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Bayer interpolation with imagemagick

Vorheriger: imagemagickNächster: Informatiker und Jura
Eingeordnet in: Computer, foto

Imagine you want to have a little bit more control over the process of developing a digital RAW image, then imagemagick in conjunction with dcraw comes in handy. Following a description how to extract the color pixels of the Bayer Matrix into a separate file:

  1. dcraw -4 -T -D -c <raw file> | convert - -evaluate multiply 16 -gamma 2.2 <matrix file>
  2. convert <matrix file> -roll +0+0 -sample 50% <matrix file>_blue.png
  3. convert <matrix file> -roll +0+1 -sample 50% <matrix file>_green1.png
  4. convert <matrix file> -roll +1+0 -sample 50% <matrix file>_green2.png
  5. convert <matrix file> -roll +1+1 -sample 50% <matrix file>_red.png

It is assumed that you have a 12 bit raw file with a RGGB pattern. These can now turned into a full color image:

convert -combine <matrix file>_red.png <matrix file>_green1.png <matrix file>_blue.png fullcolor.png

If you don't want to just discard one of the green images, you could first average both green files into a new file and use this when combining. You will most likely notice that the image has a strong greenish/cyan tint. This is because a good deal of red is lost due to the IR blocking filter within digital cameras. Using -normalize will scale up all channels and most likely result in a more realistic image, at the price that red is artifically boosted, strengthening noise.
This approach represents the cheapest conversion possible: treating a group of four Bayer Pixels (I refer to such a group as "Quaxel") as one, without any further optimization. You also have to take into account that no color scaling (save for -normalize) and no color space conversion is done.

Nevertheless, this approach has certain advantages in specific situations: when dealing with pictures taken under monochromatic light (such as Sodiom Low Pressure Lamps) or with an IR pass filter. In both situations, the Bayer pixels get very different information. Under SLP light, blue remains almost dark and has a lot of noise. The situation can even be worse with IR, as it might be that only red is properly saturated. With the Olympus E-510 and a 780nm pass filter, green gets about 50%, blue about 25% of red. It might well be worth considering to trade resolution against a better signal noise ratio and go only for red.
Even if you decide to go through the usual raw process, it might help to inspect various infrared files using this method, as it gives you a feeling on when pictures are properly exposed; the camera will most likely report wrong values, as it is used to react to green. A seemingly dark infrared picture might already clip in the red channel!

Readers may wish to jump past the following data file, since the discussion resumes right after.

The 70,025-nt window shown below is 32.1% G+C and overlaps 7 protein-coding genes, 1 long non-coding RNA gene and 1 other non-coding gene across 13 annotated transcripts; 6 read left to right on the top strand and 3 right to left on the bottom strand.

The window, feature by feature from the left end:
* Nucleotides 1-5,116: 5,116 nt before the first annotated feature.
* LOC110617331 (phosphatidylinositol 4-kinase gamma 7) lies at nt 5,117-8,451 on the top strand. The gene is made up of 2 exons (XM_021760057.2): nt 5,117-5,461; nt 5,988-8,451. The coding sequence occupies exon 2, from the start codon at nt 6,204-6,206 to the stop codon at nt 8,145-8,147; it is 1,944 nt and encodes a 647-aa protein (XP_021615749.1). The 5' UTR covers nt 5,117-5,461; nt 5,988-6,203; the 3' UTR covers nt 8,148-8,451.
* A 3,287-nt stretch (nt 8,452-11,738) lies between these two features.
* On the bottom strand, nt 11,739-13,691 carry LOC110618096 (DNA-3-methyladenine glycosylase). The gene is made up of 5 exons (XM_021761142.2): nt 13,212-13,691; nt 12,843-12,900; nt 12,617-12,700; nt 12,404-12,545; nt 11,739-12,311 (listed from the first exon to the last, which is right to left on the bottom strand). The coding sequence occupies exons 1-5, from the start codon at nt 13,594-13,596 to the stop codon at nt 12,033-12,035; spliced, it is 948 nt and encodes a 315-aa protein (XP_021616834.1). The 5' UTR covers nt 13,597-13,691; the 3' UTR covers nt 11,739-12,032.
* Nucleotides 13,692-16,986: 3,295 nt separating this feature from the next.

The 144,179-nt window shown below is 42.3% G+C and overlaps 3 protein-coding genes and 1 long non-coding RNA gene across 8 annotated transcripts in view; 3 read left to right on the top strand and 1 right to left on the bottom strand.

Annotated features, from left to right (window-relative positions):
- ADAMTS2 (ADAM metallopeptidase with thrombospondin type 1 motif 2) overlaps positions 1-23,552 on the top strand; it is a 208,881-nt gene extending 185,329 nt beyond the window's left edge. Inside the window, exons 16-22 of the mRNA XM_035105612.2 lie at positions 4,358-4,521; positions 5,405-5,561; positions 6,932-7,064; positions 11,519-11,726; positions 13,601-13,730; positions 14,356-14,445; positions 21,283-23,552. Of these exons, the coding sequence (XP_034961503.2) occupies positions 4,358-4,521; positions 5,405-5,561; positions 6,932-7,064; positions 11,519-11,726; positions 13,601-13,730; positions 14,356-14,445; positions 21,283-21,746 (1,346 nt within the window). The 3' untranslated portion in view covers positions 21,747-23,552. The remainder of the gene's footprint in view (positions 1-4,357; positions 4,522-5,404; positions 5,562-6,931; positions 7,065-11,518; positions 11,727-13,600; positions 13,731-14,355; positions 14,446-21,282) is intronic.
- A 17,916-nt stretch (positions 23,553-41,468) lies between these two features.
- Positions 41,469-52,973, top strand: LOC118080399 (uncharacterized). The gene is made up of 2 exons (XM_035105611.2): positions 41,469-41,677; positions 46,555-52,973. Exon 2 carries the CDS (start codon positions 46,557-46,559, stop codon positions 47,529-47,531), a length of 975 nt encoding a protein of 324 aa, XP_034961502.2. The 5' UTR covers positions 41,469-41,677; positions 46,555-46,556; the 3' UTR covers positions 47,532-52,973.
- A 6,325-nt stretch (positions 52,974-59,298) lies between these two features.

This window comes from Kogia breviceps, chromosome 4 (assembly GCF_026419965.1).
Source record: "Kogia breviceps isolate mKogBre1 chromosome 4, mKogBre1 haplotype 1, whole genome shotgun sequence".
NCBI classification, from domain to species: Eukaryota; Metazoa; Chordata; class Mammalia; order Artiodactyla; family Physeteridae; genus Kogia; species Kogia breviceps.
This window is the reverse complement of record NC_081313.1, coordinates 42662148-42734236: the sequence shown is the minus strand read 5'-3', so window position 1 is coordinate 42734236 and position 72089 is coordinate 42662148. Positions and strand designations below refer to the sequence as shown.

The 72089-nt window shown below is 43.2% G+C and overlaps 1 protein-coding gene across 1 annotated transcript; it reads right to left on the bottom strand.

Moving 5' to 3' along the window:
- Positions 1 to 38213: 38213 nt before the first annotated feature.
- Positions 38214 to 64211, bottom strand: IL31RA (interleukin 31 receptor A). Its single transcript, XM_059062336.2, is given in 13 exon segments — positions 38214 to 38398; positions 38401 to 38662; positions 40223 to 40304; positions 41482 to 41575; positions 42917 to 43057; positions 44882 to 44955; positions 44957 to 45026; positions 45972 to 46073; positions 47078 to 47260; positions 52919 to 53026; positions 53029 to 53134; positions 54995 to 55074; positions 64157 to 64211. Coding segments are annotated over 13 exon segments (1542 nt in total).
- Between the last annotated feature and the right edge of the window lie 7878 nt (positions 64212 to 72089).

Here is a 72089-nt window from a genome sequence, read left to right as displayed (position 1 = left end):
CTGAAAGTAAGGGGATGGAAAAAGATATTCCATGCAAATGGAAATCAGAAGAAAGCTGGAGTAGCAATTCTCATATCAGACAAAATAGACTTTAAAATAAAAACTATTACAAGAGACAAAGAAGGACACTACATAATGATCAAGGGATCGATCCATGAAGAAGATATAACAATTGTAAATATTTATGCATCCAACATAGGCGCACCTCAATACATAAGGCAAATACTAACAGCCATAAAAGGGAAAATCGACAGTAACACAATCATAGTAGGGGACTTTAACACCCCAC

In the above sample, I apply gamma correction to the matrix file prior to storage. This saves processing time, as it does not need to be applied again on every channel. However, you might to choose to skip gamma correction for whatever reason.
Also, some cameras might actually write 16 bit raw files - the Olympus E-400 does. In this case, you have to omit -evaluate multiply 16.
A way to determine the depth delivered by dcraw is to call "identify -verbose <matrix file>" (without having multiply). If you find only values below 4096 in the histogram, you most likely have a 12 bit file (or a badly underexposed 16 bit file), if you find one value above 4096, then you have a 16 bit file. However, there might be the case that total raw files have complete white lines or whatever in them. YMMV, just try around a little bit.


This approach is somewhat tiresome if you just want to get a "somewhat RAW" image, that is a color image with no further processing involved, and it surely has the drawback that you loose a lot of resolution in normal circumstances.
An alternative is as follows:

dcraw -4 -T -r 1 1 1 1 -M -o 0 -S 4095 -k 0 <raw file>

Further information about these parameters can be found in raw, dcraw, really raw.

Dieser Text ist Teil der Serie Fun with imagemagick

Bayer interpolation with imagemagick


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nikoperugia04.02.2012 00:30:57
Thanks! the identify trick worked wonders. spent the day trying to understand why my supposedly 12bit ADC was giving me values above 10000, then realized I was loading D300 files instead of D90. Seeing exif and max value at the same time saved me.